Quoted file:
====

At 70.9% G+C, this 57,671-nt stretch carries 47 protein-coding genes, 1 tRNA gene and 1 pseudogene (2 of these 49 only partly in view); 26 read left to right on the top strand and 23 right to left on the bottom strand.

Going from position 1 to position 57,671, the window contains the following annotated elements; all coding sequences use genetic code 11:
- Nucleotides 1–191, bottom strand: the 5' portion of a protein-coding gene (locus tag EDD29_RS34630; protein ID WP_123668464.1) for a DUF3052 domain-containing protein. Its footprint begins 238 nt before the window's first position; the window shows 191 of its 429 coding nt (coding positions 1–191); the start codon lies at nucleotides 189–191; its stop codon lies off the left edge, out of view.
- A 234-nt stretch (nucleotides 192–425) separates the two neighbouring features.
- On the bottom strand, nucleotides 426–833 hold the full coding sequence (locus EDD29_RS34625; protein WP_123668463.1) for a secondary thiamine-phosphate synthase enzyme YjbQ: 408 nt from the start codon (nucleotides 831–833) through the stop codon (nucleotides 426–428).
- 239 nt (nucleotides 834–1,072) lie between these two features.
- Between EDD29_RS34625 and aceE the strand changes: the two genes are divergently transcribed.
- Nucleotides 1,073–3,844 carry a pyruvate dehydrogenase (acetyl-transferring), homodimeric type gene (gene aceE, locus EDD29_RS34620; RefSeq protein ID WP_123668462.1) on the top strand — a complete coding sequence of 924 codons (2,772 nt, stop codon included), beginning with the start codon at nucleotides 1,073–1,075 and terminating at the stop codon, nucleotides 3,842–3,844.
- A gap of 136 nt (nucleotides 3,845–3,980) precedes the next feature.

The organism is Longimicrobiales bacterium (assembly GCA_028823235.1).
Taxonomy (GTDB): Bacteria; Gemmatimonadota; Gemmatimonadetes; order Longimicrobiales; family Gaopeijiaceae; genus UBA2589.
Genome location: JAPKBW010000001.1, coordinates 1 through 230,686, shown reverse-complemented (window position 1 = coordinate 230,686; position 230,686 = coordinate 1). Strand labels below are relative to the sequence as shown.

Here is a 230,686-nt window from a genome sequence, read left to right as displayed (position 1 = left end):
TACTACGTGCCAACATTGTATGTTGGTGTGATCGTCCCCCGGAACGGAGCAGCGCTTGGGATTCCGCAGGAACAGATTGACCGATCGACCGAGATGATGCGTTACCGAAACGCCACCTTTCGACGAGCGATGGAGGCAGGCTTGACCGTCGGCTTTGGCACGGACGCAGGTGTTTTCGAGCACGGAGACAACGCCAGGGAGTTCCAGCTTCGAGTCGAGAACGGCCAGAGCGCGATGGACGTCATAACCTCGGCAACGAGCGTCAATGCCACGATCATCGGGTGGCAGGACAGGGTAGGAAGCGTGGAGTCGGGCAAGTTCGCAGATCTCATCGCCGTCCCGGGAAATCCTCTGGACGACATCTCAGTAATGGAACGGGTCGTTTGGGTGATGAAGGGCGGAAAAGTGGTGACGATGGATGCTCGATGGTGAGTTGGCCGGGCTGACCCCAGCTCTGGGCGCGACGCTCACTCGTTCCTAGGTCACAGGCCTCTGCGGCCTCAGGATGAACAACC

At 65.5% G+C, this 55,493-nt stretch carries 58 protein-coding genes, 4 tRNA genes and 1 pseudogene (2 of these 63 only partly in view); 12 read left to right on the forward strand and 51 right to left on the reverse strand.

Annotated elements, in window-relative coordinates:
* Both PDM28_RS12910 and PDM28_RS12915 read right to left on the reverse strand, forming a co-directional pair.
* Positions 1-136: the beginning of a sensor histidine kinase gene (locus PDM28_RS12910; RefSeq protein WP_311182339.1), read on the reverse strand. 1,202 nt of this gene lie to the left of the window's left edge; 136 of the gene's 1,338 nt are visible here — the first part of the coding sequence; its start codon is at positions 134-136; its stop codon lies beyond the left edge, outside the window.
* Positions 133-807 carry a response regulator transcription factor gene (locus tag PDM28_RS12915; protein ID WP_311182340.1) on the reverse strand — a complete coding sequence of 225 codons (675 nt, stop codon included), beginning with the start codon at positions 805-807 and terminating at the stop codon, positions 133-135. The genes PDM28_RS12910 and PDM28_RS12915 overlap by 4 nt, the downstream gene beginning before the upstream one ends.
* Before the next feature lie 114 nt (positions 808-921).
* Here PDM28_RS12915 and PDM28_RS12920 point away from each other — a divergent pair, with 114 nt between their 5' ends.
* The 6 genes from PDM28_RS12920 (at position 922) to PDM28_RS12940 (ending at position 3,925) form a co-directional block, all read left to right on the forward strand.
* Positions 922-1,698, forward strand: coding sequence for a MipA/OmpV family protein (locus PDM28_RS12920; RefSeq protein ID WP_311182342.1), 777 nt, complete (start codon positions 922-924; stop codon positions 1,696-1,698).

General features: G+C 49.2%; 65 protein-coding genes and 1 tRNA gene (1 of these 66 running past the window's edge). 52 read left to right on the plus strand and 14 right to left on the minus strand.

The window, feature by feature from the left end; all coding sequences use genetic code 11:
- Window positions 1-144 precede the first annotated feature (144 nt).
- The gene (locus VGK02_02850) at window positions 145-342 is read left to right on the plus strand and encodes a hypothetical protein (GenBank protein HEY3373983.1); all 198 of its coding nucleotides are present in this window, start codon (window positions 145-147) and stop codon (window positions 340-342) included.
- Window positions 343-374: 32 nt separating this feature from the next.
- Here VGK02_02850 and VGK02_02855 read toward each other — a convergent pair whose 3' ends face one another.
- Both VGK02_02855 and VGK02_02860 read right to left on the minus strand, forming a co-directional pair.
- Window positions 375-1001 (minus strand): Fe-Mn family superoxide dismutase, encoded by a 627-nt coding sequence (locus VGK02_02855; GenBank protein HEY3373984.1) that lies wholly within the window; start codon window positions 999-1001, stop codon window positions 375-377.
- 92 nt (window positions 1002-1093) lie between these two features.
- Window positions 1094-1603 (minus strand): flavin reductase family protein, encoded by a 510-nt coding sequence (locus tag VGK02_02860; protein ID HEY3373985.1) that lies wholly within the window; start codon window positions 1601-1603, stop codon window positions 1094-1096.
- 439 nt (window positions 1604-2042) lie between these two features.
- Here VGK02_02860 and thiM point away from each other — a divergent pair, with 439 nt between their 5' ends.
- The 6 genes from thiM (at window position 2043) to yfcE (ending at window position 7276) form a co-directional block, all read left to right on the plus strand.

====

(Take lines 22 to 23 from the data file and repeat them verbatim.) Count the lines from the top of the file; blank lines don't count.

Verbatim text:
* The 6 genes from PDM28_RS12920 (at position 922) to PDM28_RS12940 (ending at position 3,925) form a co-directional block, all read left to right on the forward strand.
* Positions 922-1,698, forward strand: coding sequence for a MipA/OmpV family protein (locus PDM28_RS12920; RefSeq protein ID WP_311182342.1), 777 nt, complete (start codon positions 922-924; stop codon positions 1,696-1,698).